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Attacks against Health professionals
Amnesty International researchers in Bahrain have gathered testimonies from health professionals who report being
attacked by security forces in the morning of 17 February, hours after a large number of state security personnel
entered the Pearl Roundabout in Manama to evict protesters who were staying in tents they had erected. Between 3
and approximately 7 am around 200 people were taken by ambulances to Al-Salmaniya medical unit. However, after
that time, ambulances were prevented from entering the roundabout area apparently because the Interior Ministry
informed the Health Ministry wrongly that the area had been cleared and there were no more injured people there.
The assaults by security forces constituted criminal acts and were carried out in breach of international law
enforcement standards, which stipulate that law enforcement officials may use force only when strictly necessary and
to the extent required by the particular circumstances, including any threat posed to their lives or the lives of others.
Although the government has since tempered its use of force against protesters, Amnesty International remains
concerned that the attacks on health professionals were unprovoked and unjustifiable, and is urging that they be
immediately investigated, fully and independently, and for those responsible to be brought to justice.
Dr Sadeq al-‘Ekri (pictured left a few days after he was
attacked) helped set up a mobile clinic in a tent on the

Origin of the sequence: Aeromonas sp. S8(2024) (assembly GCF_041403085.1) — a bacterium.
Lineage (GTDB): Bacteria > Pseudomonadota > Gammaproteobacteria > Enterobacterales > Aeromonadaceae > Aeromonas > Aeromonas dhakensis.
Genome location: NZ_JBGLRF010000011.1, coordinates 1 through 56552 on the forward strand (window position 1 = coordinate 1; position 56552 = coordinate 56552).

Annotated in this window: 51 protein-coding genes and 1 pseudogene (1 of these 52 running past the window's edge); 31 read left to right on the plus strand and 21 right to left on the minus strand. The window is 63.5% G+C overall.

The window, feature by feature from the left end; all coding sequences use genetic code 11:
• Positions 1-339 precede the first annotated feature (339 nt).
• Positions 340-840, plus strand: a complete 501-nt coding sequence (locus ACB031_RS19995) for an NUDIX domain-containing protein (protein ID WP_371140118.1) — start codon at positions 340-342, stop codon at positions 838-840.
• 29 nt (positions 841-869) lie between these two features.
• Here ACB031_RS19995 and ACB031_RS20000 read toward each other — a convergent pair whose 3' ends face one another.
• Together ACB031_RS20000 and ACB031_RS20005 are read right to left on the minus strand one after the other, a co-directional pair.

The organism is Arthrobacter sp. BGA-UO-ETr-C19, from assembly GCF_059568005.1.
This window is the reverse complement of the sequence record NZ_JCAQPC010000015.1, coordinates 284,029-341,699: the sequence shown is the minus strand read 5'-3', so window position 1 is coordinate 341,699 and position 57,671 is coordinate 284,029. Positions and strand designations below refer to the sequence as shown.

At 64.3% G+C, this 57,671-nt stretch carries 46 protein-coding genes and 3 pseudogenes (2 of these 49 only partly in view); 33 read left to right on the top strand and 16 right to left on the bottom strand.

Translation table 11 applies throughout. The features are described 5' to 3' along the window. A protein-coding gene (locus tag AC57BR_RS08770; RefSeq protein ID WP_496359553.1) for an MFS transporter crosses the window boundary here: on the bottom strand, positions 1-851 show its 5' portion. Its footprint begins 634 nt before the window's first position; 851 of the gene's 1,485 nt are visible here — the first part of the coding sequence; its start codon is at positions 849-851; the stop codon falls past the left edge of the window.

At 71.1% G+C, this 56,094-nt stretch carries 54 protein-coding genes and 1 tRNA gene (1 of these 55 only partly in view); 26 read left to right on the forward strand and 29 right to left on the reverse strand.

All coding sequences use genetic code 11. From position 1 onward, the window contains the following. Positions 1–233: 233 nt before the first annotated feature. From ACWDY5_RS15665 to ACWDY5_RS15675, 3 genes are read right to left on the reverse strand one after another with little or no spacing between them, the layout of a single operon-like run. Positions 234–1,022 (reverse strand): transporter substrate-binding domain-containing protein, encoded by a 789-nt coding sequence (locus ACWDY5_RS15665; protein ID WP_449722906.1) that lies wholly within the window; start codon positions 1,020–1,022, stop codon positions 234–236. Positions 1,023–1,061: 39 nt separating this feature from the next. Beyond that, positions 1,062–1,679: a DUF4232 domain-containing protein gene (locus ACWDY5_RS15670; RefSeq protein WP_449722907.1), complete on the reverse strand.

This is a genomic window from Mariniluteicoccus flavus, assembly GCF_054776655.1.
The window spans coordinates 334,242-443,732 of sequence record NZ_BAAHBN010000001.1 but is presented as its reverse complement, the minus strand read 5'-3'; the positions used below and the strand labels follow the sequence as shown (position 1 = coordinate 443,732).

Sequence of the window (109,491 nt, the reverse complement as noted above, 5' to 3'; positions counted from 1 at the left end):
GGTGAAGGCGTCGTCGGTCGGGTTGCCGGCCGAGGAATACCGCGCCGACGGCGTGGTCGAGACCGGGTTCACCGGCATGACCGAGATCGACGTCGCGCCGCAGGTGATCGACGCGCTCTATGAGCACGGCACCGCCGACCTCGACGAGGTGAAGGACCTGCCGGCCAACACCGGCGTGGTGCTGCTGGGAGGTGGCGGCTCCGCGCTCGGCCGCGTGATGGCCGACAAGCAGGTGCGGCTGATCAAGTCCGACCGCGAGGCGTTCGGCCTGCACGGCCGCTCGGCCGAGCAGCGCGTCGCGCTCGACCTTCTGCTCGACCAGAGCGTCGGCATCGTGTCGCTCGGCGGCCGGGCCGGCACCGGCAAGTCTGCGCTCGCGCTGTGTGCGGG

Pearl Roundabout on 15 February. The mobile clinic
had received several donations from members of the
public and had a number of volunteers helping to care
for injured protesters. He heard people screaming at
about 3am on 17 February. Riot police started shooting
and throwing teargas at the protesters. They also
destroyed the tents of protesters as well as those
erected by the health staff.
Dr al-‘Ekri told Amnesty International that he was
surrounded by police in dark uniforms, who then tied
his hands behind his back. They forced him onto a bus,
pulled his trousers down and proceeded to punch him
and beat him with sticks all over his body, including his
genitals. One officer covered his face with a shirt and
sat him in a chair and said : ‘if your blood spoils my chair I will beat you to death’. The same officer went outside and
asked another officer to come inside, and they both continued to kick him and hit him with sticks. Dr al-‘Ekri reports
that one of the officers said, “Let him breathe”, and the other said, “This is just the beginning" and then threatened
sexual abuse. When Dr al-‘Ekri told them he was a doctor they came back with a torch and could see his white blouse
and a Red Crescent sign. They then took him and two others to an ambulance which took them to Al-Salmaniya
medical unit. Dr. al-‘Ekri suffered a broken nose, injured left eye and bruises on his chest and abdomen. Dr al-‘Ikri
recounts his horrifying experience by saying, “These physical injuries will disappear but the psychological damage will
not disappear. The body damage can be repaired but the psychological damage can’t. I couldn’t believe that this would
happen in Bahrain.”